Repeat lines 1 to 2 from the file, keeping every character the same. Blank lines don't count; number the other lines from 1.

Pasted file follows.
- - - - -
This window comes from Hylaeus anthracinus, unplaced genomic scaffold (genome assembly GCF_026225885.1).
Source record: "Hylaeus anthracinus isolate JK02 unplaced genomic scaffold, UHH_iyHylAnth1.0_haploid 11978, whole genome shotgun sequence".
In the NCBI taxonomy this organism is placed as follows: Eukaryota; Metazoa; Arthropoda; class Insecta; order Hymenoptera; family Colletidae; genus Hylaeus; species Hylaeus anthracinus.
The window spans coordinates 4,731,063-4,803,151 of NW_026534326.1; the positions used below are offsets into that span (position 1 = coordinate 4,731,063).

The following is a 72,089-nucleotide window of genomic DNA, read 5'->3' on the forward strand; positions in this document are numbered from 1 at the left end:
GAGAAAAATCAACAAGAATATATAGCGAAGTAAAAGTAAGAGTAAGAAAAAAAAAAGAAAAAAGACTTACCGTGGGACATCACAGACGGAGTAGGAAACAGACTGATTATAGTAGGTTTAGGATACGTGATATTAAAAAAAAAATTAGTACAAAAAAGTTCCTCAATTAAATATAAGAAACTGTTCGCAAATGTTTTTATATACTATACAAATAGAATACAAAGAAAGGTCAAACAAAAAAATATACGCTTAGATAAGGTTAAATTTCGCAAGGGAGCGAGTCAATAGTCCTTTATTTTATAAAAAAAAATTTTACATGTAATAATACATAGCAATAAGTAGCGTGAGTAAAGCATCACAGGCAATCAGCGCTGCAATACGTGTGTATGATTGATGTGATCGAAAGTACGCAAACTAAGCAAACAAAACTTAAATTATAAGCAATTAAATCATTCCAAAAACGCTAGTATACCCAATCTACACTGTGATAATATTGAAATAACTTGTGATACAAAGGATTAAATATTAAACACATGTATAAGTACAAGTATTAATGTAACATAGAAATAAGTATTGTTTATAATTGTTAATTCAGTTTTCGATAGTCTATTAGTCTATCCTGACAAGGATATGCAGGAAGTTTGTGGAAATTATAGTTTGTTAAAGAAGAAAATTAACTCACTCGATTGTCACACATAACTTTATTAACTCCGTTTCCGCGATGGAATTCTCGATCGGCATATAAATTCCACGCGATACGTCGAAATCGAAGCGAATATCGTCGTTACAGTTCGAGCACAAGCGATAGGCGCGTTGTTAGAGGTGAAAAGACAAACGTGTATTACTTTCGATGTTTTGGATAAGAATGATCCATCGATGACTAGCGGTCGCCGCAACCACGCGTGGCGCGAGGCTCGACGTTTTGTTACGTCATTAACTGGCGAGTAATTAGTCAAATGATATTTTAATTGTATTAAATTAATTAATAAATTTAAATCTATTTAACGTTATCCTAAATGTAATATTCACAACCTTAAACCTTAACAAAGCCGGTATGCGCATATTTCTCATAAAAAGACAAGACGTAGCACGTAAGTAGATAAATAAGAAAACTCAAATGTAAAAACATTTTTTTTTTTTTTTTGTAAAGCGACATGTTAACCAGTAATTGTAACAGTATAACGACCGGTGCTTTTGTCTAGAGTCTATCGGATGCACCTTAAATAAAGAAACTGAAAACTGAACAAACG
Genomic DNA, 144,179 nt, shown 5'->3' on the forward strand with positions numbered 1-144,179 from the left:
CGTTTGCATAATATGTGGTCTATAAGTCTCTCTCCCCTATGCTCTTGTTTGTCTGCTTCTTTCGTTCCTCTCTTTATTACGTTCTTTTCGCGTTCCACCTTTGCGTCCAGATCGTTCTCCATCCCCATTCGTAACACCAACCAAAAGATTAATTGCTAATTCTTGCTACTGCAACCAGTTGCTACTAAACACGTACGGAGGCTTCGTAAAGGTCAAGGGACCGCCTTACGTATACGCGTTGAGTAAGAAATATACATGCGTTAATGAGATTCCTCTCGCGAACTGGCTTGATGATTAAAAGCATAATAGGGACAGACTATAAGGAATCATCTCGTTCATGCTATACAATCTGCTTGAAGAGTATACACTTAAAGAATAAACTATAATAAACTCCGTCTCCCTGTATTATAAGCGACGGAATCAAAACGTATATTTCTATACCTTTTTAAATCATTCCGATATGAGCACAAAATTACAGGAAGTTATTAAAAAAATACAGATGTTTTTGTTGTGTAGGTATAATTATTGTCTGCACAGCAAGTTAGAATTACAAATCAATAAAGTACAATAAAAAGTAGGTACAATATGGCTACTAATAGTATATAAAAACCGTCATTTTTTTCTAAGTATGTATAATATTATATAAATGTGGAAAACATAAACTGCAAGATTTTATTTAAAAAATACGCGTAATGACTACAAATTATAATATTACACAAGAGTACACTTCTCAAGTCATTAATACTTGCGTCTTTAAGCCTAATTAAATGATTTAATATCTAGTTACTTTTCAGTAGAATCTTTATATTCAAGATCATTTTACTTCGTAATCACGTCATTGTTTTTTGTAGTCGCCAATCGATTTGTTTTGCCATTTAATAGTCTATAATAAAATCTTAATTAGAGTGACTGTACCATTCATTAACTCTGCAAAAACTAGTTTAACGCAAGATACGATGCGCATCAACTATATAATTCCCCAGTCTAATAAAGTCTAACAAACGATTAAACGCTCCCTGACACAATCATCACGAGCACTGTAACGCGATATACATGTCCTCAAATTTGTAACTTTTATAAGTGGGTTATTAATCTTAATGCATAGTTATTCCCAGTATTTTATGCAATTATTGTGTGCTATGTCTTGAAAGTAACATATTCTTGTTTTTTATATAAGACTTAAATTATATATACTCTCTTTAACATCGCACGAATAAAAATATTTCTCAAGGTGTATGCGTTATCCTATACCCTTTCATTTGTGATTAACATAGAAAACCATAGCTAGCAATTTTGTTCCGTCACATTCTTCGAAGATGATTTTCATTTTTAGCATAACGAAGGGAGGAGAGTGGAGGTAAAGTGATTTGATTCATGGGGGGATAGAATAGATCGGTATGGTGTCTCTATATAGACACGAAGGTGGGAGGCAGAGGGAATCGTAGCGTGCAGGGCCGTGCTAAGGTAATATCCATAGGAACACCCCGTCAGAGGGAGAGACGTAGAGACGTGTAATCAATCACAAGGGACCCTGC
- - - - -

This window comes from Hylaeus anthracinus, unplaced genomic scaffold (genome assembly GCF_026225885.1).
Source record: "Hylaeus anthracinus isolate JK02 unplaced genomic scaffold, UHH_iyHylAnth1.0_haploid 11978, whole genome shotgun sequence".